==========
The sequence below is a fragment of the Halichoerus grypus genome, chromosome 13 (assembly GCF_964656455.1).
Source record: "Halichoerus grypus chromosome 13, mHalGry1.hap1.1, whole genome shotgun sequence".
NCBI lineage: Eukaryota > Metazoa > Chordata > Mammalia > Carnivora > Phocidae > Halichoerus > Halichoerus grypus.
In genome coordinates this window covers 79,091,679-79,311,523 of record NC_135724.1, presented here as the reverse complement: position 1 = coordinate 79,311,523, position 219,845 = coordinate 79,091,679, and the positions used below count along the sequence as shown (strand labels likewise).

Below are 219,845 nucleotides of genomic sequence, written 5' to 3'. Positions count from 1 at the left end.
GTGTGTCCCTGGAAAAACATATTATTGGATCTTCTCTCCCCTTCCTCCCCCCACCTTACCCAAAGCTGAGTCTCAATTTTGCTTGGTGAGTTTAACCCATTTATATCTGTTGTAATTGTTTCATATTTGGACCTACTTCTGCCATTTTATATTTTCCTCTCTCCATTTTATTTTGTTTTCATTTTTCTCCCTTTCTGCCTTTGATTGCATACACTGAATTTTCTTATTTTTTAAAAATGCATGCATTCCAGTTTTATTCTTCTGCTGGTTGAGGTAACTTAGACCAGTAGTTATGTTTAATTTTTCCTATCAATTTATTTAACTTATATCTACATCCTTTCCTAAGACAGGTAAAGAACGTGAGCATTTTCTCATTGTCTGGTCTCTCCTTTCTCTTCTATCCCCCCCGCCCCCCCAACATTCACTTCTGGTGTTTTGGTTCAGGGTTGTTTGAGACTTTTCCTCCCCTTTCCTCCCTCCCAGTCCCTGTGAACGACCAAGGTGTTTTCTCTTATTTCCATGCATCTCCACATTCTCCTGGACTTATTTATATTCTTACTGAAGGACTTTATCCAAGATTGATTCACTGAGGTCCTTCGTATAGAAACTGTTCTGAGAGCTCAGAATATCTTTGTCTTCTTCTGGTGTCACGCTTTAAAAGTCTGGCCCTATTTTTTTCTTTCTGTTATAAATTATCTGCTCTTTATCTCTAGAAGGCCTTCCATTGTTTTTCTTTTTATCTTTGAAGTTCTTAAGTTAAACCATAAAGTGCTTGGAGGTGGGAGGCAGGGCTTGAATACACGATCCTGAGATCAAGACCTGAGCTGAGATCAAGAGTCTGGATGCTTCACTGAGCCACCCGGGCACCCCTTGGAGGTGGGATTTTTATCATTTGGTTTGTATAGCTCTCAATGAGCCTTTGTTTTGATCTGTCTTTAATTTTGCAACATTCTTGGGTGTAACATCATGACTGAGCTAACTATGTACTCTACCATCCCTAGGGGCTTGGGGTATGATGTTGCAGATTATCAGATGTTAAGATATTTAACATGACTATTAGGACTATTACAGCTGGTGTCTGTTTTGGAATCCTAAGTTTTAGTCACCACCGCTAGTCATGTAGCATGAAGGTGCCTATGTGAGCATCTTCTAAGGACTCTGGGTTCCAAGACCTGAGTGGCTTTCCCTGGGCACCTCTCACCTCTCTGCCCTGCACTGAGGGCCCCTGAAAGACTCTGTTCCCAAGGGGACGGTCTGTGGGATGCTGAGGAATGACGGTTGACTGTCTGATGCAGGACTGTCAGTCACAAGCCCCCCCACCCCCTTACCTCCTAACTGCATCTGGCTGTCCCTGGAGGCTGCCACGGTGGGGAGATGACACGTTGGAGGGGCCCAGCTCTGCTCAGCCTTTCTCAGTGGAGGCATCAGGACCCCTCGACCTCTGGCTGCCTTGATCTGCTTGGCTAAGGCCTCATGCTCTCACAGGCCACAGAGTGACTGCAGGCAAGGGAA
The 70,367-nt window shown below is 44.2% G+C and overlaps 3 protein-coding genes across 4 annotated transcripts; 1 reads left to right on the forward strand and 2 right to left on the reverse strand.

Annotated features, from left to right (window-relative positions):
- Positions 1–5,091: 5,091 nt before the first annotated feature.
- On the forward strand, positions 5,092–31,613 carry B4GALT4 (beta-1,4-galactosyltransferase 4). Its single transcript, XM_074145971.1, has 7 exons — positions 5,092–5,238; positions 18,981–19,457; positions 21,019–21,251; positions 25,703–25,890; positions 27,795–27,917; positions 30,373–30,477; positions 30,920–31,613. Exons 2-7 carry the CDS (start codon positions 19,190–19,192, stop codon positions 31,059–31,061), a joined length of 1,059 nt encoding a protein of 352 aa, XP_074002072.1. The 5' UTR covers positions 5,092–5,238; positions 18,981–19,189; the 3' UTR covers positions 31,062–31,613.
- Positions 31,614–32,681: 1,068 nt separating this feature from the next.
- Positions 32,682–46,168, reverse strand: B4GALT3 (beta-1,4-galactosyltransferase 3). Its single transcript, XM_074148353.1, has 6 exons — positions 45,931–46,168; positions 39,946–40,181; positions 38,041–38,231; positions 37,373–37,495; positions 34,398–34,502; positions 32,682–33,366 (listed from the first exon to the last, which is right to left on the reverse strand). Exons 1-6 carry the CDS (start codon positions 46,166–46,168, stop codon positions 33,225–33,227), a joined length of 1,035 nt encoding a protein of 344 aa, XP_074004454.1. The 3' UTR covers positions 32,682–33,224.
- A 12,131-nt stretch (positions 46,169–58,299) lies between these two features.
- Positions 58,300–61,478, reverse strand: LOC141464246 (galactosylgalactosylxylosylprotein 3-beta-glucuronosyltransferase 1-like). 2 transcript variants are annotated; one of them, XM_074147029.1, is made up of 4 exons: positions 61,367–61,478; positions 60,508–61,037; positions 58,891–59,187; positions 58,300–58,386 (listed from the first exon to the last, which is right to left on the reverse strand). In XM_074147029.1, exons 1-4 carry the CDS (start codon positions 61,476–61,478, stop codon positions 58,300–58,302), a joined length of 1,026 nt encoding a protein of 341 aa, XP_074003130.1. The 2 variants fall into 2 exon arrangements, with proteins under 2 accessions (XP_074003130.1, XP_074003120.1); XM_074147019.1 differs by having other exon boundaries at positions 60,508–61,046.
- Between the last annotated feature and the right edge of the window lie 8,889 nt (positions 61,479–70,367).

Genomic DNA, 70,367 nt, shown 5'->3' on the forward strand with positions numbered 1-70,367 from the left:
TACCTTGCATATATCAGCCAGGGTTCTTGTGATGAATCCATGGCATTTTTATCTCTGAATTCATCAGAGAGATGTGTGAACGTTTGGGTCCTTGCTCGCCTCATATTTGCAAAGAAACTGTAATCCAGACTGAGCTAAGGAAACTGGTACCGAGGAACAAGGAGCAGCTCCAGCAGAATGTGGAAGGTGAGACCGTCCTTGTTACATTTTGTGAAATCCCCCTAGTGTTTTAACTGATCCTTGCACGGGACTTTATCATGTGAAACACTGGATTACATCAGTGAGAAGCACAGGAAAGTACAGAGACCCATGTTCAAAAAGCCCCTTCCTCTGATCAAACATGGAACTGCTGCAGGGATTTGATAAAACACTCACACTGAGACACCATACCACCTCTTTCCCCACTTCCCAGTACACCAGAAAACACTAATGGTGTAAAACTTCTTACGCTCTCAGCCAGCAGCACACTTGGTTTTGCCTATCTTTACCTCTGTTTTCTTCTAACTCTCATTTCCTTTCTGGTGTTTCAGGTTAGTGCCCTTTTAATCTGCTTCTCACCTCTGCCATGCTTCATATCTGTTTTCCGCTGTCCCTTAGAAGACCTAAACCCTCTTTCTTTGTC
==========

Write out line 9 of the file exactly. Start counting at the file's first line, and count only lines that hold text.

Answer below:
- Positions 1–5,091: 5,091 nt before the first annotated feature.